HME News

APR 2018

HME News is the monthly business newspaper for home medical equipment providers. This controlled circulation publication reaches 17,100 home medical equipment services providers, including traditional HME dealers & suppliers, hospital- and pharmacy-o

Issue link:

Contents of this Issue


Page 0 of 23

VOLUME 24 — NUMBER 4 APRIL 2018 $7.00 HME NEWS POLL ■ Ten states and counting have decided not to change their Medicaid rates, says Laura Williard. See page 6. ■ Product Spotlight: This month we feature orthortic products like the Splendid Midi Perf from Vionic. See page 17. ■ Are you planning on buying or selling an HME company this year? See results on page 23. N E W S ■ Round 2019 timeline 'unfeasible' as is. PAGE 3 ■ CMS upends oxyen CMN. PAGE 3 ■ Newspoll: Trump falling short. PAGE 3 D E PA RT M E N T S PROVIDERS ■ Buyers increase activity. PAGE 10 ■ Reporter's notebook: What's behind the spike in utilization? PAGE 10 MOBILITY ■ NSM cracks Geisinger network. PAGE 12 ■ Home Safety Serices expands. PAGE 12 RX & SPECIALTY PROVIDERS ■ Mail-order changes a 'good fi rst step.' PAGE 14 ■ CPAP providers embrace support groups. PAGE 14 VENDORS ■ Invacare sums up 2017. PAGE 21 ■ Hollister pivots away from wound care. PAGE 21 W W W . H M E N E W S . C O M Stakeholders 'aghast' at newest bid proposal Will this be the year for lymphedema? 'Virtual' model takes hold M E D T R A D E ■ Medtrade Spring allows attendees greater opportunity to tap into the wisdom and expertise of show presenters, says Show Director Kevin Gaffney. PAGE 18 Company now has new logo, tagline, mission, values OXYGEN THERAPY B I D D I N G PA G E 4 BY THERESA FLAHERTY, Managing Editor I NDUSTRY STAKEHOLDERS say they are as surprised as anyone by a proposal to expand Medi- care's competitive bidding pro- gram to rural areas. "We don't know who is propos- ing this or what evidence there is that this idea is prudent," said BY THERESA FLAHERTY, Managing Editor MODESTO, Calif. – Provider Todd Usher says there's a better way to get patients set up on oxygen and it doesn't involve delivery trucks. The owner of Home Oxygen Services recently took part in a pilot program with Philips Respironics for "virtual" home delivery of POCs. The provider took care of all intake process- es, like verifying eligibility. The manufacturer then shipped the equipment to the patient and provided documented edu- cation over the phone with a respiratory therapist. "It's still our customer," he said. "But now, I can simply partner with Respironics and pay a fl at fee to get those sys- tems sent out and set up, and be done with it." Once patients were set up, Home Oxygen Services BY LIZ BEAULIEU, Editor FRANKLIN, Tenn. – After several years of aggressive growth through acquisitions, a new brand identity will help to "unify" National Seat- ing & Mobility, company offi cials say. "I liken it to a blended family coming together and living in a new home," said Stephanie Buck- ley, vice president of marketing. "It represents a new beginning." NSM now has a new logo, tag- line, mission and vision state- ments, and core values, thanks to a months-long process that included surveying almost 2,000 referral sources, clients, payers and employees. In addition to acquisitions, some of them large like Hudson Seating BY LIZ BEAULIEU, Editor GOLETA, Calif. – Inogen's sales team for its direct-to-consumer busi- ness hit a record 263 reps by the end of 2017, an increase of 86 reps compared to 2016, company offi cials told inves- tors during a Feb. 28 confer- ence call to discuss fourth quarter and year-end fi nancial results. At least 43 of those new sales reps are located in Inogen's new Cleveland facility, opened last year. "Our strategy is to steadily hire additional sales represen- tatives throughout 2018 and continue to invest in marketing BY THERESA FLAHERTY, Managing Editor WASHINGTON – One of the most sup- ported healthcare-related bills cur- rently pending in Congress, this may be the year H.R. 930 crosses the fi nish line, lymphedema advo- cates say. 'We've already stripped the benefi t. I don't think there's any more savings' Jay Witter, senior vice president of public policy for AAHomec- are. "We are going to demand answers." The proposal was included in the budget for the Department of Health and Human Services for fi s- cal year 2019, which was released in February. The provision also eliminates the requirement that CMS pay a sin- g l e p a y m e n t amount based on the median bid amount, and, instead, pay con- tract suppliers at their own bid amounts. "We are looking at any possible vehicles to get this attached to," said Judy Woodward, chairwoman of awareness for the Lymphedema Advocacy Group. "There are peo- ple championing this and trying to fi nd ways to make that happen." The Lymphedema Treatment Act would amend Medicare statute to pay for compression garments, bandages and supplies to reduce lymphedema-related swelling and prevent recurrence. Currently, Medicare only pays for pneumatic compression pumps, and therapy & Mobility in Newington, Conn., NSM has also added numerous ATPs to its team organically. "We wanted to unify all these fantastic people under a refreshed brand," said CEO Bill Mixon. "We feel great that it's also scalable to the future." To Mixon's point, the new brand emphasizes all things mobil- ity. NSM's mission statement, for example, talks about delivering personalized solutions to those with 'New beginning' at NSM Inogen ramps up DTC biz Scott Wilkinson Jay Witter N S M R E B R A N D PA G E 1 3 LY M P H E D E M A PA G E 1 5 V I R T U A L O X Y G E N PA G E 1 1 I N O G E N PA G E 2 2 T H E B U S I N E S S N E W S P A P E R F O R H O M E M E D I C A L E Q U I P M E N T P R O V I D E R S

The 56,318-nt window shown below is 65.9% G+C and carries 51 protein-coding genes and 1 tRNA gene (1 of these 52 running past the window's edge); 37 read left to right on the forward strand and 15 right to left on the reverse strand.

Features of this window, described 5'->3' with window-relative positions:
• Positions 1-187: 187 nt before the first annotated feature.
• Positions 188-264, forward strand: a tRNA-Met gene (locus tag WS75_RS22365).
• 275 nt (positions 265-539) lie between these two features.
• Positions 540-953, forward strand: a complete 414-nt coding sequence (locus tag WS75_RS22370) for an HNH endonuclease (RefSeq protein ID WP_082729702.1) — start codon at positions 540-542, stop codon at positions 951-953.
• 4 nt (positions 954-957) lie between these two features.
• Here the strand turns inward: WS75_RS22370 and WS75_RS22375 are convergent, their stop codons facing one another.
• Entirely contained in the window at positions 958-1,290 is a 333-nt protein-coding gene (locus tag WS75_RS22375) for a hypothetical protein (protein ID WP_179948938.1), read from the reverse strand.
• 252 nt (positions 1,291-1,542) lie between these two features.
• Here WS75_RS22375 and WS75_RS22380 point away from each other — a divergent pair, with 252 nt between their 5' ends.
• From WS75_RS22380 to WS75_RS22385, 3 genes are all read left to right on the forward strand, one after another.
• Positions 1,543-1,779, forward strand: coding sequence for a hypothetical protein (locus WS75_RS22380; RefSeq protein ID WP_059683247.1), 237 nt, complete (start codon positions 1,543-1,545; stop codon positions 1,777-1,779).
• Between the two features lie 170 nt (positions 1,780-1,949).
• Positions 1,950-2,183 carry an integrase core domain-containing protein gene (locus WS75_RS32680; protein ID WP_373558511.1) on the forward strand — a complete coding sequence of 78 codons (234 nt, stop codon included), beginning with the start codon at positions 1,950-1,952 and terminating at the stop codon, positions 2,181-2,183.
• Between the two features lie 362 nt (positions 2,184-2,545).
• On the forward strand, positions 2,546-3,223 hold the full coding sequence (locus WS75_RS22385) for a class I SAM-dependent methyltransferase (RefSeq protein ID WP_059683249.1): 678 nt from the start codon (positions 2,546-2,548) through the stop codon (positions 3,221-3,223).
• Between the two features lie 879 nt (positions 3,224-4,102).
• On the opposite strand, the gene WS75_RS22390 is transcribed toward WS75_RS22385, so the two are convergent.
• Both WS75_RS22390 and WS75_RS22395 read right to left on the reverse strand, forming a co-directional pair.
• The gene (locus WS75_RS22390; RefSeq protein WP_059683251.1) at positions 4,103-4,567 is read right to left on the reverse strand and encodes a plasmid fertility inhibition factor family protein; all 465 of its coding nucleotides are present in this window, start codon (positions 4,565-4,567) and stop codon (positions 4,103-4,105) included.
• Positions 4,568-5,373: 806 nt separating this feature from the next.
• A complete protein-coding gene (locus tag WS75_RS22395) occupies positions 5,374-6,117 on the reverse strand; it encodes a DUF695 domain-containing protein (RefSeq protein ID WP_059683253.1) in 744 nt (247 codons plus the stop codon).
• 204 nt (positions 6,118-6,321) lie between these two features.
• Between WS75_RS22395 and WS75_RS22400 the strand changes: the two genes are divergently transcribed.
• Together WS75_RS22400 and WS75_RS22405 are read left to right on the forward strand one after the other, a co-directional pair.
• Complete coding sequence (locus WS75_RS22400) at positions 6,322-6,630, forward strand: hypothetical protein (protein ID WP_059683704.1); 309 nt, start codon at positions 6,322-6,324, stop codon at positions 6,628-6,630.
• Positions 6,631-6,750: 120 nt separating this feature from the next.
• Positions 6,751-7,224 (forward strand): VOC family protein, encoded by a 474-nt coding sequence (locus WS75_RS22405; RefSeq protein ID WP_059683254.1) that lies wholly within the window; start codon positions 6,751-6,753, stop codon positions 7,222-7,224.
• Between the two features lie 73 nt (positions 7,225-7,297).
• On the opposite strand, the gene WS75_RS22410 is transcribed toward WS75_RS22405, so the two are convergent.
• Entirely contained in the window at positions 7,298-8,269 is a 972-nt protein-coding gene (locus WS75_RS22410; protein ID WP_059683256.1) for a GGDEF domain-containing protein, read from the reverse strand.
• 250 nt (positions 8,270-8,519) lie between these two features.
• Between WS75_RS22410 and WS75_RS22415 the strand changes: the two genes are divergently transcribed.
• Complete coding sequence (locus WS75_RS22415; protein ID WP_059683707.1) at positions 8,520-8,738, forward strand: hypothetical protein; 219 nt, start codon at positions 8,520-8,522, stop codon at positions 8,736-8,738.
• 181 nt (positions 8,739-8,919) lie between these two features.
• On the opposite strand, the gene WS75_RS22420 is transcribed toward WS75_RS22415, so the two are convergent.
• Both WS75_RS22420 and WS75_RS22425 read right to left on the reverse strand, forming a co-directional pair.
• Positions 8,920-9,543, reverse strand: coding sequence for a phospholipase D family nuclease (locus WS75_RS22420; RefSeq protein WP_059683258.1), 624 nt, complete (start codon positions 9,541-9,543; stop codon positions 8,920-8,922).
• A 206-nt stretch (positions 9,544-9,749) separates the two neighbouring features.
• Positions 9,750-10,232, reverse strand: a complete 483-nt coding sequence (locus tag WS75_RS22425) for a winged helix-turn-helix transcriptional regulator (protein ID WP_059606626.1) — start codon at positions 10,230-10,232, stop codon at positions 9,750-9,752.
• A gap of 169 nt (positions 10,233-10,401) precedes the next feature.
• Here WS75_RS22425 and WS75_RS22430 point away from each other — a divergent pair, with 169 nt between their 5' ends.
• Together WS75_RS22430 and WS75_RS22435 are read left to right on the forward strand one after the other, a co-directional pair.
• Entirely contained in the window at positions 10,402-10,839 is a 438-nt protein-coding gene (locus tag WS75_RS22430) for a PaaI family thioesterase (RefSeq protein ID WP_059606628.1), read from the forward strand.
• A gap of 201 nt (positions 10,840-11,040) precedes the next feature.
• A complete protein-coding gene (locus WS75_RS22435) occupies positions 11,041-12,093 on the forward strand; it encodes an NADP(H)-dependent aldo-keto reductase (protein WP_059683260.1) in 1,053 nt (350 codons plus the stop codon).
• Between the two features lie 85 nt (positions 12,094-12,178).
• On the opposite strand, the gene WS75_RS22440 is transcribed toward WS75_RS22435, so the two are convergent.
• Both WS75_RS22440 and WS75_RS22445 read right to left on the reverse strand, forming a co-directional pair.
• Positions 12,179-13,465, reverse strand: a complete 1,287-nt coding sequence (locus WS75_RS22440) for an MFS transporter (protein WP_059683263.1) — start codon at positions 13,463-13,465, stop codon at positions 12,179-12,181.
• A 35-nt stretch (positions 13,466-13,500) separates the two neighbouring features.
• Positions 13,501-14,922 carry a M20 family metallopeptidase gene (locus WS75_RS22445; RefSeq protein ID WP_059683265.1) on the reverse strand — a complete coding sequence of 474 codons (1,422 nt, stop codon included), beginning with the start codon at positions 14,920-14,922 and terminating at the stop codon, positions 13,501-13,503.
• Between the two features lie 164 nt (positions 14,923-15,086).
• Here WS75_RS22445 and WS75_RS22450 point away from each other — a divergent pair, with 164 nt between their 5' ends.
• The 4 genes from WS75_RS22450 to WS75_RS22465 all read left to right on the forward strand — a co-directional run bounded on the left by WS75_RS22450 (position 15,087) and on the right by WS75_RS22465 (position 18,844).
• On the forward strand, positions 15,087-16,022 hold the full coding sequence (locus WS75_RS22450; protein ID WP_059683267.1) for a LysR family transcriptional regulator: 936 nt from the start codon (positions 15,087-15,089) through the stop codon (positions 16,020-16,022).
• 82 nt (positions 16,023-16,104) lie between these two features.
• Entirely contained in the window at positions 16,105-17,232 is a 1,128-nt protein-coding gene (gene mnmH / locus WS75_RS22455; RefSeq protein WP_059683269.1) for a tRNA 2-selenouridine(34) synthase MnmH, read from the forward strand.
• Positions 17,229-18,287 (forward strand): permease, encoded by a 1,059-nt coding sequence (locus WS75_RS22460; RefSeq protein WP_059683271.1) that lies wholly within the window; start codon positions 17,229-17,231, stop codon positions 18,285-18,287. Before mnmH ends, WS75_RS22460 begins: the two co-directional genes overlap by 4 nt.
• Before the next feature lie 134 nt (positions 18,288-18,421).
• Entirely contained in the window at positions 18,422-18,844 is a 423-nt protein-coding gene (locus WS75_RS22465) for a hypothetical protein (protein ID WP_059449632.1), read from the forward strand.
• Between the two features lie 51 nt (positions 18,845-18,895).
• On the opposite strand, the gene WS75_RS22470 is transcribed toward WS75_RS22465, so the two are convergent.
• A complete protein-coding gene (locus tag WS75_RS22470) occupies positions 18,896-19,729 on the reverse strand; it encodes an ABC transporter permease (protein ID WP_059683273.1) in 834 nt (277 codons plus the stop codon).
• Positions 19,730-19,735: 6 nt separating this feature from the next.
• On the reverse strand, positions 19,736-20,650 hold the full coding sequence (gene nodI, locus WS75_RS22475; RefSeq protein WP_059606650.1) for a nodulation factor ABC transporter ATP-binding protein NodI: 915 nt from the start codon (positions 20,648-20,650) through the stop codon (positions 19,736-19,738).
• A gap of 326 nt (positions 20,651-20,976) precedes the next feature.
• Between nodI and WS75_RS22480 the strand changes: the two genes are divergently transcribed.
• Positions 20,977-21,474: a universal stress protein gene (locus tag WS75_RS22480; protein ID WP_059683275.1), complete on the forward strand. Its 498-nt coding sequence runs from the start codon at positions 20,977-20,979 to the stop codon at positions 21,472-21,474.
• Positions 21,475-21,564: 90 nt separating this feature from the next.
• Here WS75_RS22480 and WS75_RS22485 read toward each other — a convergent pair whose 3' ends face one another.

Articles in this issue

Links on this page

Archives of this issue

view archives of HME News - APR 2018